Levels of reported DVA in Middlesbrough are consistently high with the number of reports to Cleveland Police in 2013 showing a 10% (approximately)  increase in incident reporting compared to 2012.

The Public Health Outcomes Framework (PHOF) shows that Middlesbrough had a rate of 29.2 (per 1,000 population) incidents of domestic violence. This is much higher than the national average (18.8 per 1,000) and North East average (25.2).

Data from Cleveland Police identifies that:[2]

  • There were a total of 869 victims linked to DV offences;
  • 19% (164) were repeat victims;
  • 81% of victims were female ; and
  • The key age groups are 20 to 24-years-olds (19%) and 25 to 30-year-olds (17%).

[1] Jaffe (1982)

[2] Cleveland Police (2013), October  monthly review of performance  (period 01.10.12 – 30.09.13)


Last updated: 21/08/15

2. What commissioning priorities are recommended?



  • Multi-agency partners should continue to support the domestic violence sector to secure funding for those initiatives identified as priorities through the Domestic Violence Strategy Group (DVSG);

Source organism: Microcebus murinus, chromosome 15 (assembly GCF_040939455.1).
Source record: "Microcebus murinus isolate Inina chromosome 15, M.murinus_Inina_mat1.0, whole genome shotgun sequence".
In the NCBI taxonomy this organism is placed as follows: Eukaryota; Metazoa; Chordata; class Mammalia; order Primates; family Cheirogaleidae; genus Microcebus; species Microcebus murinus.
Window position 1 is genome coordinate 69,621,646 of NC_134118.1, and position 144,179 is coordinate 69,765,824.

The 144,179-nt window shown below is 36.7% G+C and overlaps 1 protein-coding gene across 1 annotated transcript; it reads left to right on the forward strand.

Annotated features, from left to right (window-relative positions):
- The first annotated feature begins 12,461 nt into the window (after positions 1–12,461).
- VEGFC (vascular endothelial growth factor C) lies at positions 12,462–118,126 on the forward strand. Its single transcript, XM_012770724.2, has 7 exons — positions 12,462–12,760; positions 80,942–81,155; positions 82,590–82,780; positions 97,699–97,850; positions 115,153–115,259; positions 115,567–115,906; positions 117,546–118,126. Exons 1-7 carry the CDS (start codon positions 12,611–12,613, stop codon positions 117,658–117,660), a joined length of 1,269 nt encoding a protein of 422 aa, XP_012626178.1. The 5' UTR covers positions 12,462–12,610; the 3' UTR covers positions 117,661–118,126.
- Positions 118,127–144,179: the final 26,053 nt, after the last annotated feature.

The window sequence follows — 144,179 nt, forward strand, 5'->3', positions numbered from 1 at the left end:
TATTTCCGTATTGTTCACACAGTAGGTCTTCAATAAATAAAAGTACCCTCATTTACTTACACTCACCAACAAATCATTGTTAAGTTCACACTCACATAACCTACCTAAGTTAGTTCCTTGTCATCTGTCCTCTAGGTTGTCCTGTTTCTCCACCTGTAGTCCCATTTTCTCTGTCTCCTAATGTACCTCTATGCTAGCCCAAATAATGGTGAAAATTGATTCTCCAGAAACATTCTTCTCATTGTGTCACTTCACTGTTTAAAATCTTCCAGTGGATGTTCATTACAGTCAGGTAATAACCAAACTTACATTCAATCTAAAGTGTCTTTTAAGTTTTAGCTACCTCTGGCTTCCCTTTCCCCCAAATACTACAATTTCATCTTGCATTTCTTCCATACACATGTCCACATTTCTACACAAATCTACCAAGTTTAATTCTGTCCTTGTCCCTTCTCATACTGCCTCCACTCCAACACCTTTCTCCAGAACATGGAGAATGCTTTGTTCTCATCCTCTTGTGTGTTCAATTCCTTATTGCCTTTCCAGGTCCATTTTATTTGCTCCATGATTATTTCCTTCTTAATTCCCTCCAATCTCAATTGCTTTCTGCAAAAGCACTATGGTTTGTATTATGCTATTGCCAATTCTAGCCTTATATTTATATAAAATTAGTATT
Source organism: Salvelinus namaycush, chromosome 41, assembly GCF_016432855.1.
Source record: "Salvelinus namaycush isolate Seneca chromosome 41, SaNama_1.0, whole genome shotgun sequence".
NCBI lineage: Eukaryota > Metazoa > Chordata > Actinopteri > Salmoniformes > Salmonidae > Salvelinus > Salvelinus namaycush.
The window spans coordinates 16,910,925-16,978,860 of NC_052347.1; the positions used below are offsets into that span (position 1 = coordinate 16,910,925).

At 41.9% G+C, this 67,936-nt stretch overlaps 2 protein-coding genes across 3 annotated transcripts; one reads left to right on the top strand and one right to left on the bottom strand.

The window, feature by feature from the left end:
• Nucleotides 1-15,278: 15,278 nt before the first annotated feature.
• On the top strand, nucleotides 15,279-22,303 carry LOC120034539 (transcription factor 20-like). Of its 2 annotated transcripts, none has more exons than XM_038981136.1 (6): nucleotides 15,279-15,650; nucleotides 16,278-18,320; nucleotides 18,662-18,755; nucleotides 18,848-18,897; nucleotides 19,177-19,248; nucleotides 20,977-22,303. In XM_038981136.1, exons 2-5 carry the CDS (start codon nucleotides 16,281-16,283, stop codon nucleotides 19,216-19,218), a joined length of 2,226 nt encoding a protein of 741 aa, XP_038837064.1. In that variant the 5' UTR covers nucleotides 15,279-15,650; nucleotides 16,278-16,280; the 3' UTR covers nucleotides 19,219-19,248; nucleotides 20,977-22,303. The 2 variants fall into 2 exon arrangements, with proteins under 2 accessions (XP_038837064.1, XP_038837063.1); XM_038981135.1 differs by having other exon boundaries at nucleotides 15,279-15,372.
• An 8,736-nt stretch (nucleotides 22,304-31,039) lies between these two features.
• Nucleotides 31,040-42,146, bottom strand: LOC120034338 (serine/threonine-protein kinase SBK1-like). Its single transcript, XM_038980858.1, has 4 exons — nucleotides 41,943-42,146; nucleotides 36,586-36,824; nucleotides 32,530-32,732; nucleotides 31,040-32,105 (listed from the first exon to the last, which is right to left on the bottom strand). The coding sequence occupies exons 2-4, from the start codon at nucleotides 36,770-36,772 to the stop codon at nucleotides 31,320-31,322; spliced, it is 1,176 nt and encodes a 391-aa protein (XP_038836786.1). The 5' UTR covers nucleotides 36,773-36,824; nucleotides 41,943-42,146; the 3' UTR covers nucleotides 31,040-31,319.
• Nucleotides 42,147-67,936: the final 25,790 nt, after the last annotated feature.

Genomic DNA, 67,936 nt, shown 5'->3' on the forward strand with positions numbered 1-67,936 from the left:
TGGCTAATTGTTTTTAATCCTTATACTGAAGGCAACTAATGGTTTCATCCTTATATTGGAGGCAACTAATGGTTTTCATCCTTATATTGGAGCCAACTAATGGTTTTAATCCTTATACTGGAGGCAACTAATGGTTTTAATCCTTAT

• Agencies should continue to support the DVSG to strengthen the commissioning arrangements for domestic violence to ensure joint commissioning decisions are made through the group in order to strengthen the delivery of the strategy and improve outcomes for victims of abuse;
  • Improve data in areas with information gaps: teenage pregnancy, accident and emergency, alcohol and substance misuse, and diverse community groups affected by abuse;
  • Data collection should be strengthened to ensure quarterly arrangements are in place to inform performance and identify trends;
  • A co-ordinated approach should be taken to ensure capacity issues within work to support children and young people affected by abuse are addressed;
  • The findings from the ‘pilot’ perpetrator education intervention should be reviewed and used to inform the commissioning of further perpetrator work;
  • There is a need to understand the arrangements for the commissioning of female genital mutilation initiatives and further scoping work to identify the work that takes place to address this issue.



  • Continue to review and develop family-focused interventions to strengthen the response to low/medium risk domestic abuse cases;